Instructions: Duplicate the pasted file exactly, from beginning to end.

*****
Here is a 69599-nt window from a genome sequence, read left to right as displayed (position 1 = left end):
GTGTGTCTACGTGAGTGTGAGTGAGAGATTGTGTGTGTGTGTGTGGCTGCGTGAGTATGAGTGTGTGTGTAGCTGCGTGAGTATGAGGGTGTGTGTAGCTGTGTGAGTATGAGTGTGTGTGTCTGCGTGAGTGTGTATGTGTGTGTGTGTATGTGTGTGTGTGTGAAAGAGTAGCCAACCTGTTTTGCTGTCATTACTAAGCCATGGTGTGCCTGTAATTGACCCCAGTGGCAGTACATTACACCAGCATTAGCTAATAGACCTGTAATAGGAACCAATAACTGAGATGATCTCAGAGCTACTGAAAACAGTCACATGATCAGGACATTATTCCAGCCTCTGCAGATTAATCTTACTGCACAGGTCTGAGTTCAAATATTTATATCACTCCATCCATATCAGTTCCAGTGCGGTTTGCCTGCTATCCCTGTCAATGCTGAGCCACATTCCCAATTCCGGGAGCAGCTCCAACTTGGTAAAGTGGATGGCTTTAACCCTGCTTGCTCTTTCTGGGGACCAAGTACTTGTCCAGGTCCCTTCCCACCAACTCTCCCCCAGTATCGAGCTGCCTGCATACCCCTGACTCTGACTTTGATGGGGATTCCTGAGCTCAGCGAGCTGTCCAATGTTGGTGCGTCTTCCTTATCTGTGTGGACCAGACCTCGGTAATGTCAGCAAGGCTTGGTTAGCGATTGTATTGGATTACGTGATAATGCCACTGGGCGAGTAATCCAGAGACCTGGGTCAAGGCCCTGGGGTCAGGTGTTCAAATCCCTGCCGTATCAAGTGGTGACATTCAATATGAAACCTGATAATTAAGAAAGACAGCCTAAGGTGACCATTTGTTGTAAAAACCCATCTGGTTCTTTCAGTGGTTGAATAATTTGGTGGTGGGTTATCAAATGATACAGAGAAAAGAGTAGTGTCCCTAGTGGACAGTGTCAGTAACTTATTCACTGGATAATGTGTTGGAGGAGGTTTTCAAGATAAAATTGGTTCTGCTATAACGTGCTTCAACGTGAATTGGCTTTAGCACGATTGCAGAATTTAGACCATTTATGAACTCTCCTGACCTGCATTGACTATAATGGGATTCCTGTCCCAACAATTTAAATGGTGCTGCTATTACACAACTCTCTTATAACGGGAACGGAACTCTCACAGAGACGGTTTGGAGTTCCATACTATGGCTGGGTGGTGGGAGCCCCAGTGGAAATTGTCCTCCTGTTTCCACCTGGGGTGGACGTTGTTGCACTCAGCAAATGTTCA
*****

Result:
Here is a 69599-nt window from a genome sequence, read left to right as displayed (position 1 = left end):
GTGTGTCTACGTGAGTGTGAGTGAGAGATTGTGTGTGTGTGTGTGGCTGCGTGAGTATGAGTGTGTGTGTAGCTGCGTGAGTATGAGGGTGTGTGTAGCTGTGTGAGTATGAGTGTGTGTGTCTGCGTGAGTGTGTATGTGTGTGTGTGTATGTGTGTGTGTGTGAAAGAGTAGCCAACCTGTTTTGCTGTCATTACTAAGCCATGGTGTGCCTGTAATTGACCCCAGTGGCAGTACATTACACCAGCATTAGCTAATAGACCTGTAATAGGAACCAATAACTGAGATGATCTCAGAGCTACTGAAAACAGTCACATGATCAGGACATTATTCCAGCCTCTGCAGATTAATCTTACTGCACAGGTCTGAGTTCAAATATTTATATCACTCCATCCATATCAGTTCCAGTGCGGTTTGCCTGCTATCCCTGTCAATGCTGAGCCACATTCCCAATTCCGGGAGCAGCTCCAACTTGGTAAAGTGGATGGCTTTAACCCTGCTTGCTCTTTCTGGGGACCAAGTACTTGTCCAGGTCCCTTCCCACCAACTCTCCCCCAGTATCGAGCTGCCTGCATACCCCTGACTCTGACTTTGATGGGGATTCCTGAGCTCAGCGAGCTGTCCAATGTTGGTGCGTCTTCCTTATCTGTGTGGACCAGACCTCGGTAATGTCAGCAAGGCTTGGTTAGCGATTGTATTGGATTACGTGATAATGCCACTGGGCGAGTAATCCAGAGACCTGGGTCAAGGCCCTGGGGTCAGGTGTTCAAATCCCTGCCGTATCAAGTGGTGACATTCAATATGAAACCTGATAATTAAGAAAGACAGCCTAAGGTGACCATTTGTTGTAAAAACCCATCTGGTTCTTTCAGTGGTTGAATAATTTGGTGGTGGGTTATCAAATGATACAGAGAAAAGAGTAGTGTCCCTAGTGGACAGTGTCAGTAACTTATTCACTGGATAATGTGTTGGAGGAGGTTTTCAAGATAAAATTGGTTCTGCTATAACGTGCTTCAACGTGAATTGGCTTTAGCACGATTGCAGAATTTAGACCATTTATGAACTCTCCTGACCTGCATTGACTATAATGGGATTCCTGTCCCAACAATTTAAATGGTGCTGCTATTACACAACTCTCTTATAACGGGAACGGAACTCTCACAGAGACGGTTTGGAGTTCCATACTATGGCTGGGTGGTGGGAGCCCCAGTGGAAATTGTCCTCCTGTTTCCACCTGGGGTGGACGTTGTTGCACTCAGCAAATGTTCA